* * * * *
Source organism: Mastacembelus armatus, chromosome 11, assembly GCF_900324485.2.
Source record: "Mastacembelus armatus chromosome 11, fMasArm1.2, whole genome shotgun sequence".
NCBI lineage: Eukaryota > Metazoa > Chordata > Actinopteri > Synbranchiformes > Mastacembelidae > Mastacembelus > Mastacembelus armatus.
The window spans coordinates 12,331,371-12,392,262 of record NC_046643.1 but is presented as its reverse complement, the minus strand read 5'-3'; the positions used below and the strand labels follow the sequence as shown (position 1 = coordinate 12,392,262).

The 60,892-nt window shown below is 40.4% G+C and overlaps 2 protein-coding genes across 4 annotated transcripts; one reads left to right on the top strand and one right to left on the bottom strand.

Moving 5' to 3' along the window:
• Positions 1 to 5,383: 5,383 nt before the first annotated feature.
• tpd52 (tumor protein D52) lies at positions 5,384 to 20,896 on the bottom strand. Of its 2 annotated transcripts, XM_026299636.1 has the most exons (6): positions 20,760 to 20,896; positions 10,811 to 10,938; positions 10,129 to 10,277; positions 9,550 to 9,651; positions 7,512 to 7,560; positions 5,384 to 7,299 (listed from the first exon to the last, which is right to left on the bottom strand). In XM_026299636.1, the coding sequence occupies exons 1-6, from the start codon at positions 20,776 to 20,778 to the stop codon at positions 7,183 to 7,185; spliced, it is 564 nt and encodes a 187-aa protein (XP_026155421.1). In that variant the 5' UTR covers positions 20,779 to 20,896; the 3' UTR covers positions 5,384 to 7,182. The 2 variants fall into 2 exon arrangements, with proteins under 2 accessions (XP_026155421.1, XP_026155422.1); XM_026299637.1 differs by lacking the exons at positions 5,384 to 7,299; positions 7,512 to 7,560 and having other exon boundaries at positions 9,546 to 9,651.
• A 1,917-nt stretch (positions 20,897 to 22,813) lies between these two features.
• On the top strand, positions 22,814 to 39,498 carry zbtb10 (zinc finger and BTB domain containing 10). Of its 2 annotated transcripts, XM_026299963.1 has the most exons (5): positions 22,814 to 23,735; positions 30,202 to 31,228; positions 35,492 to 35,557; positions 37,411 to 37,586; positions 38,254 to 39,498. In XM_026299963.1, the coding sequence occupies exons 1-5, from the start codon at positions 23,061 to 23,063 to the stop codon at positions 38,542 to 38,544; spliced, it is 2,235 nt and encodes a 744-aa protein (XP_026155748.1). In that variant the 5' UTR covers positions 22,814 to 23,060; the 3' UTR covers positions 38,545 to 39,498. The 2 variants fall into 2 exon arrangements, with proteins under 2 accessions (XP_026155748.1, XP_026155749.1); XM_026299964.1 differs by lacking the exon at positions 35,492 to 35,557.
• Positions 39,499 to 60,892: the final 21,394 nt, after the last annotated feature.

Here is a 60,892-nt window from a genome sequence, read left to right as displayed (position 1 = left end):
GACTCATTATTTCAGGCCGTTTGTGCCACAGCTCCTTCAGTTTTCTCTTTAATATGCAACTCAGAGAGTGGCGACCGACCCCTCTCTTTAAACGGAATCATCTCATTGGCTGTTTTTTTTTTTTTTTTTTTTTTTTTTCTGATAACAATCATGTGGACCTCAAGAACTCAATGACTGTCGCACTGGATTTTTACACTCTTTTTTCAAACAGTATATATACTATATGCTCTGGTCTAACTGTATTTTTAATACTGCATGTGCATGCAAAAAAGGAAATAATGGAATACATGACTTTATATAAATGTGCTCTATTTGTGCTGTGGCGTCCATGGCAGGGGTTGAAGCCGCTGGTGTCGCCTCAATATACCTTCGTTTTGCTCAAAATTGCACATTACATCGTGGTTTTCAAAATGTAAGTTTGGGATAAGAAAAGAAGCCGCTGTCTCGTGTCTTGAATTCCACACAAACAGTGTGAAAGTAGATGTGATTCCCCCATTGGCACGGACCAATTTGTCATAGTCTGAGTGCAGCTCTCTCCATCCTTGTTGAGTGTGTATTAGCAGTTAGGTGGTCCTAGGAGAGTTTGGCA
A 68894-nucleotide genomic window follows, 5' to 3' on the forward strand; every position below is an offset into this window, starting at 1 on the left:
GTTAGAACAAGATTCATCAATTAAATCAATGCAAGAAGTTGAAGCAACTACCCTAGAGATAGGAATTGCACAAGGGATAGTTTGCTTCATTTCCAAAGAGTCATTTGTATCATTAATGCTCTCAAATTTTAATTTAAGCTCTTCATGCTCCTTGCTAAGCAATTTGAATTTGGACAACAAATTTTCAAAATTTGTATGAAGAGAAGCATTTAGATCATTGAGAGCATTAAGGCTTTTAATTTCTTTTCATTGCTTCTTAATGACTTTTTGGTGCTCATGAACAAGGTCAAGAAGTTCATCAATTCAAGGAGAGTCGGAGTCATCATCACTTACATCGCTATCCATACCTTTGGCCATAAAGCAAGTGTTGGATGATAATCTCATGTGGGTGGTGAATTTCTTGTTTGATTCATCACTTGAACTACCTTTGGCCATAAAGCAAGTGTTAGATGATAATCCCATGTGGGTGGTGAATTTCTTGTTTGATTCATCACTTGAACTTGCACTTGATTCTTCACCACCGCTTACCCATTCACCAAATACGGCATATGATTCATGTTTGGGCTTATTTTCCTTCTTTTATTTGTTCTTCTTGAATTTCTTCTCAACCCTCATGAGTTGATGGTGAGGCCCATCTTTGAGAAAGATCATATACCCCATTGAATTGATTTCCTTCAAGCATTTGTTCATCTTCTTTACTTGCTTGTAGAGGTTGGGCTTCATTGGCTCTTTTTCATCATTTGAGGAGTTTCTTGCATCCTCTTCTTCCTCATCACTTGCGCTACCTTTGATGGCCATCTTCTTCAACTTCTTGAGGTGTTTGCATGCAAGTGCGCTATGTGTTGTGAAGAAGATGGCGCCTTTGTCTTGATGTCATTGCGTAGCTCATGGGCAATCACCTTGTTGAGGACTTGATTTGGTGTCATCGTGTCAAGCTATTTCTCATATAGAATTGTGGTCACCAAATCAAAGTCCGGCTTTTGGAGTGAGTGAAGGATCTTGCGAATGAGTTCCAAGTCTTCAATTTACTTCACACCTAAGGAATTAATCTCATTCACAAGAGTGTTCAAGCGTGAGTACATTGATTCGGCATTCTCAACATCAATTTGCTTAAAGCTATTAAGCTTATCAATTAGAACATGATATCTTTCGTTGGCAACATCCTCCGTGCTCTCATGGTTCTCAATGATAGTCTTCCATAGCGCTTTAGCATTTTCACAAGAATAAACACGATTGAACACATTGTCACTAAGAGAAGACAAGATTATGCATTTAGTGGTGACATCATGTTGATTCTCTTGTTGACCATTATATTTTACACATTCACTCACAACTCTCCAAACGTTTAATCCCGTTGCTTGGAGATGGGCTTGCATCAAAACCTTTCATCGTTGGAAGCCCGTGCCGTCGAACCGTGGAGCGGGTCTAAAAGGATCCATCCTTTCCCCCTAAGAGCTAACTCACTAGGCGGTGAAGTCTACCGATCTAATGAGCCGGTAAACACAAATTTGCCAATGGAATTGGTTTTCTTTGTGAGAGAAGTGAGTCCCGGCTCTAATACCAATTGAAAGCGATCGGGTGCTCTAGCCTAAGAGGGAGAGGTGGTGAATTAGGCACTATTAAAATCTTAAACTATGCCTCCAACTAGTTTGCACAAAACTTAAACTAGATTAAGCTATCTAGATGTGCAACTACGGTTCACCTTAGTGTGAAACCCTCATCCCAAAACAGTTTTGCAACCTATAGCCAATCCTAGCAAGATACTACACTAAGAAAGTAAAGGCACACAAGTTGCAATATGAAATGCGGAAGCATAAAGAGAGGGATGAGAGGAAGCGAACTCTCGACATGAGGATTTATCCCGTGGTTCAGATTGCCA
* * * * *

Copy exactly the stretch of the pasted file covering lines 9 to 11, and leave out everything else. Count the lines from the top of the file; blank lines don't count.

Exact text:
• A 1,917-nt stretch (positions 20,897 to 22,813) lies between these two features.
• On the top strand, positions 22,814 to 39,498 carry zbtb10 (zinc finger and BTB domain containing 10). Of its 2 annotated transcripts, XM_026299963.1 has the most exons (5): positions 22,814 to 23,735; positions 30,202 to 31,228; positions 35,492 to 35,557; positions 37,411 to 37,586; positions 38,254 to 39,498. In XM_026299963.1, the coding sequence occupies exons 1-5, from the start codon at positions 23,061 to 23,063 to the stop codon at positions 38,542 to 38,544; spliced, it is 2,235 nt and encodes a 744-aa protein (XP_026155748.1). In that variant the 5' UTR covers positions 22,814 to 23,060; the 3' UTR covers positions 38,545 to 39,498. The 2 variants fall into 2 exon arrangements, with proteins under 2 accessions (XP_026155748.1, XP_026155749.1); XM_026299964.1 differs by lacking the exon at positions 35,492 to 35,557.
• Positions 39,499 to 60,892: the final 21,394 nt, after the last annotated feature.